Fear can make prisoners of us, and birth is no different, says Milli Hill.
In the months and years that followed I began to listen to other women’s birth stories with a keen ear, waiting to hear for the tipping point where they had either triumphed or, as I had, slipped beneath the waves. In every story from across the Western world I heard the same words over and over: ‘They did not let me’, and ‘I was not allowed’. I heard it so much so that I gave this phenomenon its own special name, ‘The Language of Permission’.
‘I had to have a vaginal exam, as soon as I arrived at the hospital, to check if I was in labour.’
‘I wanted to have a water birth, but I was not allowed to use the birth centre because of my BMI, so I had to be on labour ward.’
‘Because I was trying for a VBAC , I was not allowed to eat or drink in labour, in case I ended up having another caesarean.’
‘My partner wanted to come with me for that part, but he was not allowed.’
‘They don’t let you have skin to skin with your baby after a caesarean in my hospital.’
‘They told me not to push yet even though I was desperate to.’
…and so it went on.
I began to wonder how these phrases were tripping so readily off our tongues as women of the twenty-first century? We would not accept being restricted in this way in our relationships or marriages, in our educational choices, or in our career paths. Why, when it came to giving birth – arguably a pretty significant moment in a woman’s life – were we using such passive language, casting ourselves as the ‘permission seekers’, rather than the ‘permission givers’?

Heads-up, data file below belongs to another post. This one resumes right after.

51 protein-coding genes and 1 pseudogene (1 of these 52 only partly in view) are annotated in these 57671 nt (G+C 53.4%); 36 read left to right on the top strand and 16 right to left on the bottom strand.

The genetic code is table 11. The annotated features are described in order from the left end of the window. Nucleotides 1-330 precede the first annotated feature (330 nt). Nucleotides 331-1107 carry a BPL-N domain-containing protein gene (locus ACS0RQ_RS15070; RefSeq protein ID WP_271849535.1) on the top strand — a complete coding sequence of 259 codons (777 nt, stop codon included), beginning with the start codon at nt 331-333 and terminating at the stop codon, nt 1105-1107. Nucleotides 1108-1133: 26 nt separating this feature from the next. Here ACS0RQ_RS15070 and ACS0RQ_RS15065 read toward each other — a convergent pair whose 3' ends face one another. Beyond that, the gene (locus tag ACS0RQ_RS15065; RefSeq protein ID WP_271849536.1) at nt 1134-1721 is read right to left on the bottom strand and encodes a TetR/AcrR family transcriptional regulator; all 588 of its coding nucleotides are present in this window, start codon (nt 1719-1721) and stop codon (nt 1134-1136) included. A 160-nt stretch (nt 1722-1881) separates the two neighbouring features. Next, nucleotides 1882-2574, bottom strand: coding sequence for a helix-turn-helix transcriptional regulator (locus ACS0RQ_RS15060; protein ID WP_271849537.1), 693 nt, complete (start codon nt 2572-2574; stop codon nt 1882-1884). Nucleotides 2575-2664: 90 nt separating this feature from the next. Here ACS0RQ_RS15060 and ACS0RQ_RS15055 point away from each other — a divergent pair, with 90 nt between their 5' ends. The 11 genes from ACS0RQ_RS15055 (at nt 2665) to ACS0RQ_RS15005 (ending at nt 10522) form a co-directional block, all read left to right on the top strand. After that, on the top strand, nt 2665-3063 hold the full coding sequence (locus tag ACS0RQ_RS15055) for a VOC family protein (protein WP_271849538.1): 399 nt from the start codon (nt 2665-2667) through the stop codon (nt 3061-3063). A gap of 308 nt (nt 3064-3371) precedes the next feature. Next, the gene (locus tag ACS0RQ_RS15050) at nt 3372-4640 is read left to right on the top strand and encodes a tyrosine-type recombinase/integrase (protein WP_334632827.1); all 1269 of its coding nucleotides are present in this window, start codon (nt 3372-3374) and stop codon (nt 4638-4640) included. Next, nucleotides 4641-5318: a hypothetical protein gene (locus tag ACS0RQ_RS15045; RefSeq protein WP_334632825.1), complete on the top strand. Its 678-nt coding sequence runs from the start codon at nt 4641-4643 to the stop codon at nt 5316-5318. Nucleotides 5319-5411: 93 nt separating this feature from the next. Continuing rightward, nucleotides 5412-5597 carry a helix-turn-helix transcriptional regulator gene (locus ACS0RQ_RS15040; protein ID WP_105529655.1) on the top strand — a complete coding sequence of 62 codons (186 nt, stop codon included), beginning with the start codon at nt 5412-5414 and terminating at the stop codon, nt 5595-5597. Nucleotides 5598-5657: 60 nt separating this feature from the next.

The answer to why we have this imbalance of power, I’ve discovered, is complex, and emotional, but, if you put it in a big pot and simmer it for a long time, it boils down to a few interconnected essentials:
- Fear of birth is at an all-time high
- Confusion over the rights of the fetus can cause ‘risk’ to trump ‘autonomy’
- And finally, we live in a patriarchy.
Let’s start with the fear.
In the twenty-first-century birth room, everyone – women, partners, midwives and doctors alike – is, either consciously or unconsciously, terrified of birth.
This fear, which a hundred years ago may have taken the form of low-level anxiety or healthy respect, has transmogrified in recent decades into full-scale panic. Where birth was once a large stray dog that you generally expect to be friendly but approach with caution, it now seems to have evolved into a many-headed monster-hound, rumoured to be loose on The Moor, with occasional sightings reported in hushed tones. Like death, birth has become something we’ve lost touch with, that no longer takes place in our communities and that we therefore rarely see or hear.
Women go to the hospital and come back with a baby, and what happens in the intervening day or two remains a somewhat terrifying mystery. If we do see birth, it’s quite likely to be a representation on TV, maybe a long way from accurate.
In all areas of life, fear can make prisoners of us, and birth is no different. Our fear may shape our behaviour, our expectations, and, in turn, our actual reality. In fear, we may not prepare for birth, believing it to be ‘unpredictable’, or we may decline to ask questions, feeling that we are powerless. In modern maternity care, medical professionals and parents-to-be alike are often found erring on the side of caution, and this defensive behaviour can be at the expense of personal freedom. Which brings us to the overlapping concern of point two, the safety of the unborn child, another key player in the birth room power imbalance.
Modern maternity care is rightly focused on birth outcomes, but a good outcome is most often measured not in terms of the woman, her feelings, her experience, and her postnatal mental health, but on the idea of the ‘healthy baby’ – indeed, women are frequently told that this is all that matters.
This is a book extract from Milli Hill’s new book Give Birth Like a Feminist
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